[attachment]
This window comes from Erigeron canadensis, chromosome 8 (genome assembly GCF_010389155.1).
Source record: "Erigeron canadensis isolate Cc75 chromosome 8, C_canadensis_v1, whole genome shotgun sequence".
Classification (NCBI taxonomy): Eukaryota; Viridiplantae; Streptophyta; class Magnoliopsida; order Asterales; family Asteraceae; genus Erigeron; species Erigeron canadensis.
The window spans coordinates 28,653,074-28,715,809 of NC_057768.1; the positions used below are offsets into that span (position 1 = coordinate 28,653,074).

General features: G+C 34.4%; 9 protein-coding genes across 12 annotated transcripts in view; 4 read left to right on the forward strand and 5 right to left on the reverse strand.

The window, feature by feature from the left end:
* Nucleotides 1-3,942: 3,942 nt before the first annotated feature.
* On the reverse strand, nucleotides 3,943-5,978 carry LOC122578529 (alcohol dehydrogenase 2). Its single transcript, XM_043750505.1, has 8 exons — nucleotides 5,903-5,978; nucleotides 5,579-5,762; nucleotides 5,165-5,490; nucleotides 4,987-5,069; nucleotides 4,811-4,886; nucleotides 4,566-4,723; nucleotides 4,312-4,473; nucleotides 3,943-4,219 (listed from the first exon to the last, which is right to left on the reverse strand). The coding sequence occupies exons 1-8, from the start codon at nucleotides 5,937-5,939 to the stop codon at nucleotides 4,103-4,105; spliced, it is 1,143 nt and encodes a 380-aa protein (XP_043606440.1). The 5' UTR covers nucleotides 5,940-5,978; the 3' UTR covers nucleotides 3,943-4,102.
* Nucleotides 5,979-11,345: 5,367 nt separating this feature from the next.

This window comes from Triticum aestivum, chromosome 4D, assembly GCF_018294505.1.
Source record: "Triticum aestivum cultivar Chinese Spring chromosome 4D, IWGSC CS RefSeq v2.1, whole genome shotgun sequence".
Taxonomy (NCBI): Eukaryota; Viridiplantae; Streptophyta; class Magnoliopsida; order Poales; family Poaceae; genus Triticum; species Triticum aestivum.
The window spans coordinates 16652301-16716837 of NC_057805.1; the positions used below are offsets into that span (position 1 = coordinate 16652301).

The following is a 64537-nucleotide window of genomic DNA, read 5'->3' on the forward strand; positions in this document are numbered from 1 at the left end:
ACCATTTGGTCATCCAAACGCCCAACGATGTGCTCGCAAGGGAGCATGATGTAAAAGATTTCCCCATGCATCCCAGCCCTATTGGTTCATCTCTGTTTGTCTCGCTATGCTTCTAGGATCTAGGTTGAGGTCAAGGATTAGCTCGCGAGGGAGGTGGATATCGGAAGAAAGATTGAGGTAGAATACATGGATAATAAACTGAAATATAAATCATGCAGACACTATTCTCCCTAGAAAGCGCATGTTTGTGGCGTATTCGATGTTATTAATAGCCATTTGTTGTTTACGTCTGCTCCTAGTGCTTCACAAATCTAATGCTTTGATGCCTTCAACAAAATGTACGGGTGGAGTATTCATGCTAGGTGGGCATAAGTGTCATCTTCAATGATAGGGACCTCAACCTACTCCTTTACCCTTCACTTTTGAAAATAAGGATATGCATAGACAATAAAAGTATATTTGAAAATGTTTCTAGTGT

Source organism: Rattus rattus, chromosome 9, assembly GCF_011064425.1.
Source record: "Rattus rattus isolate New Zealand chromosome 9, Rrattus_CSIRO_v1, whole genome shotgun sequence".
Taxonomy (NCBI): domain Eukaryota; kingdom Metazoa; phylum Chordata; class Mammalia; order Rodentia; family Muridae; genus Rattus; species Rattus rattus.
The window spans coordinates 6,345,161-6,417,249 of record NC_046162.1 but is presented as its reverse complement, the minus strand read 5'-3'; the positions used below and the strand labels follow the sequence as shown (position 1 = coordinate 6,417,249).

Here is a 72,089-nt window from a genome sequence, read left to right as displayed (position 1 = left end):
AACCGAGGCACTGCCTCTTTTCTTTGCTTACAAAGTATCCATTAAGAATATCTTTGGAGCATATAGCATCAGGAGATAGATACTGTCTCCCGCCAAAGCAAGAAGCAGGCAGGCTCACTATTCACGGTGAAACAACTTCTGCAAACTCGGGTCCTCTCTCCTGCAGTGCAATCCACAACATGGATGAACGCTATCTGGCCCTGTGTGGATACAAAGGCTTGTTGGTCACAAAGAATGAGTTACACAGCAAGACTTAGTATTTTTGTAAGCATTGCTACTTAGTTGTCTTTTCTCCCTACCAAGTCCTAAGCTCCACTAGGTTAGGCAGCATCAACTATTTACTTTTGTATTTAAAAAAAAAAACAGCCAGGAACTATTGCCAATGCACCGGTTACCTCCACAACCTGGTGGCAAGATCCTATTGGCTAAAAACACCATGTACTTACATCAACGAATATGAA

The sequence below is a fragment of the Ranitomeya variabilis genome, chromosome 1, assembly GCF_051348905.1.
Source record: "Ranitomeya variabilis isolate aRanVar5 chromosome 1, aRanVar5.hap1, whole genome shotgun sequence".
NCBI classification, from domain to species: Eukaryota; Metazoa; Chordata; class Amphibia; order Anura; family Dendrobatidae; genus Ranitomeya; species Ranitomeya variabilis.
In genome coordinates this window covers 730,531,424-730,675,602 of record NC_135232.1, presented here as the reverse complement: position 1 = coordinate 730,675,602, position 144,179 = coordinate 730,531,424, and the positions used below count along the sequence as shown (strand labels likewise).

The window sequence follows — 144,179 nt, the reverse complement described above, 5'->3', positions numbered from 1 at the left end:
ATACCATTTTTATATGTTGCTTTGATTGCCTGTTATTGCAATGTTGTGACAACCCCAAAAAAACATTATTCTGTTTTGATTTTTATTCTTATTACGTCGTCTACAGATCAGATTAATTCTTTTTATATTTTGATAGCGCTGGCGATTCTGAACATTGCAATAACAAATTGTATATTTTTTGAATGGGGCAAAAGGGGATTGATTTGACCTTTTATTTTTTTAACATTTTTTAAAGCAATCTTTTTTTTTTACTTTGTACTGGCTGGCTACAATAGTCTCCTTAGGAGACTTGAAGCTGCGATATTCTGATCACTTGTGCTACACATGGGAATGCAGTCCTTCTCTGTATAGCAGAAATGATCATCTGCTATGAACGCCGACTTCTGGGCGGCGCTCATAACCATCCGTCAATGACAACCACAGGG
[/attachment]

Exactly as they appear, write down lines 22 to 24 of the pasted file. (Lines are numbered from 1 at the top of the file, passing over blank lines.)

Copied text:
The sequence below is a fragment of the Ranitomeya variabilis genome, chromosome 1, assembly GCF_051348905.1.
Source record: "Ranitomeya variabilis isolate aRanVar5 chromosome 1, aRanVar5.hap1, whole genome shotgun sequence".
NCBI classification, from domain to species: Eukaryota; Metazoa; Chordata; class Amphibia; order Anura; family Dendrobatidae; genus Ranitomeya; species Ranitomeya variabilis.